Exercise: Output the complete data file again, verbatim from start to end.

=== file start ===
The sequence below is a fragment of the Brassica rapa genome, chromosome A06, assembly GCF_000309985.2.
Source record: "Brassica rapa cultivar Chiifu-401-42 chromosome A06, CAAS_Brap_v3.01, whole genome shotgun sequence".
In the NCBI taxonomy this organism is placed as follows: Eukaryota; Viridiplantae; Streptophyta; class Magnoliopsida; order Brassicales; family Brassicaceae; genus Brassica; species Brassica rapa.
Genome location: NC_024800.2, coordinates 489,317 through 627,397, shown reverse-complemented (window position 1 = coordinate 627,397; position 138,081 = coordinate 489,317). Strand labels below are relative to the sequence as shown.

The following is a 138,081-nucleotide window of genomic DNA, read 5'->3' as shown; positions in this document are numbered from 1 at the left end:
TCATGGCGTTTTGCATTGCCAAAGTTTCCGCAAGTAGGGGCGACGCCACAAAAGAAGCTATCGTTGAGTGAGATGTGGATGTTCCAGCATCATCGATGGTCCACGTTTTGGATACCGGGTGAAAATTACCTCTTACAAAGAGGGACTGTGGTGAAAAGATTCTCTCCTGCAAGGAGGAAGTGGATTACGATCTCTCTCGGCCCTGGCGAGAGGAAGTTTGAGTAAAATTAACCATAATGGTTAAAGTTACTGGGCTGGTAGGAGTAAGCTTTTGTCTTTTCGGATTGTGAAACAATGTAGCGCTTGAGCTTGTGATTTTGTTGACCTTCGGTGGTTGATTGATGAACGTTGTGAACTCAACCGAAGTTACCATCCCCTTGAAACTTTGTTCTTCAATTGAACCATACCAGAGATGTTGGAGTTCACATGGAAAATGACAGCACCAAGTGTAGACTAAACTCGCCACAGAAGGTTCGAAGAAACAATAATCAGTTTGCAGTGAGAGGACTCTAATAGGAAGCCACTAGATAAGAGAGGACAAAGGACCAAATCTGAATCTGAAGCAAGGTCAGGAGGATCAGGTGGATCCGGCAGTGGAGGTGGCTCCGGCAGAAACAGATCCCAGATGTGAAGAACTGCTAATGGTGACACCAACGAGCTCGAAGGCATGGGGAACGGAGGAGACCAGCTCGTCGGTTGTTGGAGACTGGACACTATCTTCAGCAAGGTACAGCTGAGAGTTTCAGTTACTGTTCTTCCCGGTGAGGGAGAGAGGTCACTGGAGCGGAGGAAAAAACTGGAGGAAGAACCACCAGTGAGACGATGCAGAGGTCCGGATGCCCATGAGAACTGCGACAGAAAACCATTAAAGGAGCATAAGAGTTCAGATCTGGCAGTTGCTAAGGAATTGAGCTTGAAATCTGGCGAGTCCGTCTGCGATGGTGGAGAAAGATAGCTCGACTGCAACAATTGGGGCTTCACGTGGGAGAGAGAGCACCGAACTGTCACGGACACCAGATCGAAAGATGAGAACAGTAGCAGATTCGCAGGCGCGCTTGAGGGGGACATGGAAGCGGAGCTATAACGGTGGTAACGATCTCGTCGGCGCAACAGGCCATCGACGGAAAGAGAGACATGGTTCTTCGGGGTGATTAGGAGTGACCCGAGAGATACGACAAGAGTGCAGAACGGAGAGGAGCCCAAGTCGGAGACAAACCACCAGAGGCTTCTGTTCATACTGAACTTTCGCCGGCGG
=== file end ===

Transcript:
The sequence below is a fragment of the Brassica rapa genome, chromosome A06, assembly GCF_000309985.2.
Source record: "Brassica rapa cultivar Chiifu-401-42 chromosome A06, CAAS_Brap_v3.01, whole genome shotgun sequence".
In the NCBI taxonomy this organism is placed as follows: Eukaryota; Viridiplantae; Streptophyta; class Magnoliopsida; order Brassicales; family Brassicaceae; genus Brassica; species Brassica rapa.
Genome location: NC_024800.2, coordinates 489,317 through 627,397, shown reverse-complemented (window position 1 = coordinate 627,397; position 138,081 = coordinate 489,317). Strand labels below are relative to the sequence as shown.

The following is a 138,081-nucleotide window of genomic DNA, read 5'->3' as shown; positions in this document are numbered from 1 at the left end:
TCATGGCGTTTTGCATTGCCAAAGTTTCCGCAAGTAGGGGCGACGCCACAAAAGAAGCTATCGTTGAGTGAGATGTGGATGTTCCAGCATCATCGATGGTCCACGTTTTGGATACCGGGTGAAAATTACCTCTTACAAAGAGGGACTGTGGTGAAAAGATTCTCTCCTGCAAGGAGGAAGTGGATTACGATCTCTCTCGGCCCTGGCGAGAGGAAGTTTGAGTAAAATTAACCATAATGGTTAAAGTTACTGGGCTGGTAGGAGTAAGCTTTTGTCTTTTCGGATTGTGAAACAATGTAGCGCTTGAGCTTGTGATTTTGTTGACCTTCGGTGGTTGATTGATGAACGTTGTGAACTCAACCGAAGTTACCATCCCCTTGAAACTTTGTTCTTCAATTGAACCATACCAGAGATGTTGGAGTTCACATGGAAAATGACAGCACCAAGTGTAGACTAAACTCGCCACAGAAGGTTCGAAGAAACAATAATCAGTTTGCAGTGAGAGGACTCTAATAGGAAGCCACTAGATAAGAGAGGACAAAGGACCAAATCTGAATCTGAAGCAAGGTCAGGAGGATCAGGTGGATCCGGCAGTGGAGGTGGCTCCGGCAGAAACAGATCCCAGATGTGAAGAACTGCTAATGGTGACACCAACGAGCTCGAAGGCATGGGGAACGGAGGAGACCAGCTCGTCGGTTGTTGGAGACTGGACACTATCTTCAGCAAGGTACAGCTGAGAGTTTCAGTTACTGTTCTTCCCGGTGAGGGAGAGAGGTCACTGGAGCGGAGGAAAAAACTGGAGGAAGAACCACCAGTGAGACGATGCAGAGGTCCGGATGCCCATGAGAACTGCGACAGAAAACCATTAAAGGAGCATAAGAGTTCAGATCTGGCAGTTGCTAAGGAATTGAGCTTGAAATCTGGCGAGTCCGTCTGCGATGGTGGAGAAAGATAGCTCGACTGCAACAATTGGGGCTTCACGTGGGAGAGAGAGCACCGAACTGTCACGGACACCAGATCGAAAGATGAGAACAGTAGCAGATTCGCAGGCGCGCTTGAGGGGGACATGGAAGCGGAGCTATAACGGTGGTAACGATCTCGTCGGCGCAACAGGCCATCGACGGAAAGAGAGACATGGTTCTTCGGGGTGATTAGGAGTGACCCGAGAGATACGACAAGAGTGCAGAACGGAGAGGAGCCCAAGTCGGAGACAAACCACCAGAGGCTTCTGTTCATACTGAACTTTCGCCGGCGG